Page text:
Darby Bible Translation says the following at John 14.10 (Brackets his):
"Believest thou not that I [am] in the Father, and that the Father is in me? The words which I speak to you I do not speak from myself; but the Father who abides in me, he does the works."
The words in bold reflect the Greek literally. Thus, a translator who seeks to stick closely to the original document, will do no wrong by rendering word-for-word in the text. In this group of literal Bibles we can include the Darby Bible, KJV, Young's Literal NT and the New American Standard Bible.
So what's wrong in rendering literally in the above verse? Let's imagine a 13 year old asking his/her parents what those words in bold above actually mean. Trinitarian parents in the western world would probably be tempted at once to explain the words on the assumption that Jesus is God. It is generally acknowledged that the Trinity dogma as understood today was not tied to Scripture until a few centuries later. Hence, it is important not to convey a posterior thought of another era to Jesus' sayings of the First-Century.
Jesus as a Jew fully sustained the Shema belief found at Mark 12.29:
"“The most important one [commandment],” answered Jesus, “is this: ‘Hear, O Israel: The Lord our God, the Lord is one."
Jesus' words at John14.10 are not a tribute to the complexity of the trinity doctrine. Rather it is a tribute to the "unity" existing between the Father and the Sent Son. Nothing more!
Eugene Nida and Barclay Newman, two scholars who worked on the UBS Handbook Series New Testament (20 vols.) for Bible translators, explained the meaning of Jesus' words at John 14.10:
"The meaning of [I am in the Father and the Father is in me] may be expressed by translating ‘I am one with the Father, and the Father is one with me.’....In some languages ‘my Father is united with me, and I am united with my Father’ or ‘my Father and I are just one as though we were one.’....The Father, who remains in me, does his own work is a fairly literal rendering of the Greek text. These words indicate that Jesus' miracles were not accomplished by his own power or initiative (see 8.28); rather, they reveal his union with the Father. A number of translators attempt a dynamic translation; NEB has ‘it is the Father who dwells in me doing his own work’; NAB ‘it is the Father who lives in me accomplishing his works’; Mft ‘it is the Father who remains ever in me, who is performing his own deeds’; Gdsp ‘but the Father who is united with me is dong these things himself.’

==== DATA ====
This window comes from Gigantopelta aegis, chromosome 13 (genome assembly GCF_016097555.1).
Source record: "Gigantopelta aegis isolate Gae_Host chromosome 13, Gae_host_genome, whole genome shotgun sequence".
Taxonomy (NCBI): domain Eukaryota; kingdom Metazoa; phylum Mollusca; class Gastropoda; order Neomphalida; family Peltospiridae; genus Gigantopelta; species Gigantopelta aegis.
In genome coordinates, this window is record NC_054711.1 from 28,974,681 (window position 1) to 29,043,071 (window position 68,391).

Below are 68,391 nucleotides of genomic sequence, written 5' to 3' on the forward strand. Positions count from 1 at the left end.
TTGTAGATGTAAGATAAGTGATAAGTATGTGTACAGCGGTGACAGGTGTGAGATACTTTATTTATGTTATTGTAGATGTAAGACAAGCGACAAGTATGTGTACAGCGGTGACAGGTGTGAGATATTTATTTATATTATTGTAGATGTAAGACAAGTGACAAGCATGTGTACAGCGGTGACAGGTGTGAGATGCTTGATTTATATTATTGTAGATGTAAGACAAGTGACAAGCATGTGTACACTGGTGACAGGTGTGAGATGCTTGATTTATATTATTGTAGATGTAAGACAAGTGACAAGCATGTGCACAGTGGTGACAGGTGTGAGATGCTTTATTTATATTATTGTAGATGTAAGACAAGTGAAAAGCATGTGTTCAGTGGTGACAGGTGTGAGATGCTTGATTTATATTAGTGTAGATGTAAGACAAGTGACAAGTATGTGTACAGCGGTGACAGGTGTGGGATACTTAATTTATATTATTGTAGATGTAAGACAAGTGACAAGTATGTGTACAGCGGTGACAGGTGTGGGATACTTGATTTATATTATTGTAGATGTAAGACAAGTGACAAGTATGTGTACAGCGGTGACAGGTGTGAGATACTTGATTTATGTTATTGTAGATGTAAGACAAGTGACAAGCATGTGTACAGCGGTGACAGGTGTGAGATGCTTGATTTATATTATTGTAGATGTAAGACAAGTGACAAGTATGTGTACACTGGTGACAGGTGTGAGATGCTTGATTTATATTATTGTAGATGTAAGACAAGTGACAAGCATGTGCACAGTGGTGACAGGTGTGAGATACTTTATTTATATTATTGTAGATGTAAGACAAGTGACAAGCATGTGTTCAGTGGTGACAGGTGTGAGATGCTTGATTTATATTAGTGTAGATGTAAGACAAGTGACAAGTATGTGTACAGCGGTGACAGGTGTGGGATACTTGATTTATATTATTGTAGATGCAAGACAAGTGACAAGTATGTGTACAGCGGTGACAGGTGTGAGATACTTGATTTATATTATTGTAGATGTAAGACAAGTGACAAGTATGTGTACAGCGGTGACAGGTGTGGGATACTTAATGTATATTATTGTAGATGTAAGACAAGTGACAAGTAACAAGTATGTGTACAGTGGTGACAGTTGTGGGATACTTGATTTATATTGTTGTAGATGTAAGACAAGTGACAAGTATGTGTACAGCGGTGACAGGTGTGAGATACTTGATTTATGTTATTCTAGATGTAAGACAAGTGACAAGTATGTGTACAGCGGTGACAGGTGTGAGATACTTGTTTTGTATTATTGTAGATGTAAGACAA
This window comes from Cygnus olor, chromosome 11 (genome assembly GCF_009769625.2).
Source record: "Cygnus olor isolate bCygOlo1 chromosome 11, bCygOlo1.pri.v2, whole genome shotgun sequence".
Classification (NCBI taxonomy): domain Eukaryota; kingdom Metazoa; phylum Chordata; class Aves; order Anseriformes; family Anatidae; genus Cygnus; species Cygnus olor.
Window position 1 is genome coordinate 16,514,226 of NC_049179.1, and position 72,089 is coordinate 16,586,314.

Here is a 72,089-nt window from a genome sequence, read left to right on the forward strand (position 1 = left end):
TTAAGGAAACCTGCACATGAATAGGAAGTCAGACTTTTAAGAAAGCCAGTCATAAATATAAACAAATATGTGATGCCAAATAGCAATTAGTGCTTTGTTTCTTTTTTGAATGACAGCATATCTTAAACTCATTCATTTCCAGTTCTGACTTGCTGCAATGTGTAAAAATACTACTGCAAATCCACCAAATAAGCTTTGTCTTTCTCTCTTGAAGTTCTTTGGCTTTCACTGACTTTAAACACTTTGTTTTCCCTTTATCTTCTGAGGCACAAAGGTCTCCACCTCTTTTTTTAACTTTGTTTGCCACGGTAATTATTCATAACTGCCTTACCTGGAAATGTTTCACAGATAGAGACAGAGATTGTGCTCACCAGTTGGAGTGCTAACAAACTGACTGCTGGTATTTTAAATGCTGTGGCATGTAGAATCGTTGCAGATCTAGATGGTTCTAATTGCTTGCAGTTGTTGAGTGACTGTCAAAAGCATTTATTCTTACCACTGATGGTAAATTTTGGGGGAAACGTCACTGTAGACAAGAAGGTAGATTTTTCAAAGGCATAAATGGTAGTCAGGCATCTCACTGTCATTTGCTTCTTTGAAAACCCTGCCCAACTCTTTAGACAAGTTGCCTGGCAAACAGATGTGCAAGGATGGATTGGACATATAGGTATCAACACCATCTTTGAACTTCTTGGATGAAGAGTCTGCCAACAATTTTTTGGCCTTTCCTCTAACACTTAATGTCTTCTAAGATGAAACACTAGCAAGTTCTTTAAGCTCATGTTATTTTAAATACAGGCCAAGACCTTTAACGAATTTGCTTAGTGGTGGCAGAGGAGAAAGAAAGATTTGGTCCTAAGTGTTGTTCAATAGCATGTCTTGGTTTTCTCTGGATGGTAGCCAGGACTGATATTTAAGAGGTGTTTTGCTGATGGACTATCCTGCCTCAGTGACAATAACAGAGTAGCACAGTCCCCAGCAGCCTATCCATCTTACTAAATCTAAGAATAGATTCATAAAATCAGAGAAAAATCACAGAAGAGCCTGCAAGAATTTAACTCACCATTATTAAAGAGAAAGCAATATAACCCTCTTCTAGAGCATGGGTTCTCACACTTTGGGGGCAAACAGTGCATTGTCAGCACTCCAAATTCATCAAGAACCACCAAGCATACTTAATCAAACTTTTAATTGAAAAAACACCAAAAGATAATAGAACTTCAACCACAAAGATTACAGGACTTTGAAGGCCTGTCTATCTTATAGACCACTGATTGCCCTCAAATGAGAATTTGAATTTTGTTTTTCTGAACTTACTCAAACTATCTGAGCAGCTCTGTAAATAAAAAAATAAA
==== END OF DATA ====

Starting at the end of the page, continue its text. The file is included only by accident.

However, it may be difficult to speak of the Father ‘doing his own work.’ The reference is obviously very broad, for it includes both miracles and sayings. Sometimes one can employ such an expression as ‘my Father who remains in me causes these happenings.’ But in other instances a more satisfactory rendering may be ‘...does what he decides to do.’ Such rendering indicates clearly that the agency and the initiative rest with God."
However, since the Trinity doctrine is prevalent within the religious world of Christendom, modern Bible readers amazingly prefer the literal wording as indicated in their so-called "contemporary" English versions. They may not realize that the words in bold above are Greek words dressed with English ones. It is the duty of the translator to employ English idioms in a contemporary version instead of Greek ones.
In sum, John 14.10 is not a "mistranslation" per se in most English versions. They reflect the Greek wording with English replacements. Nevertheless, most English versions claiming to be "contemporary" fail in providing a thought-for-thought translation in John 14.10 by conveniently sticking to Greek idiom. So a better subject title would have been: "The mishandling of John 14.10."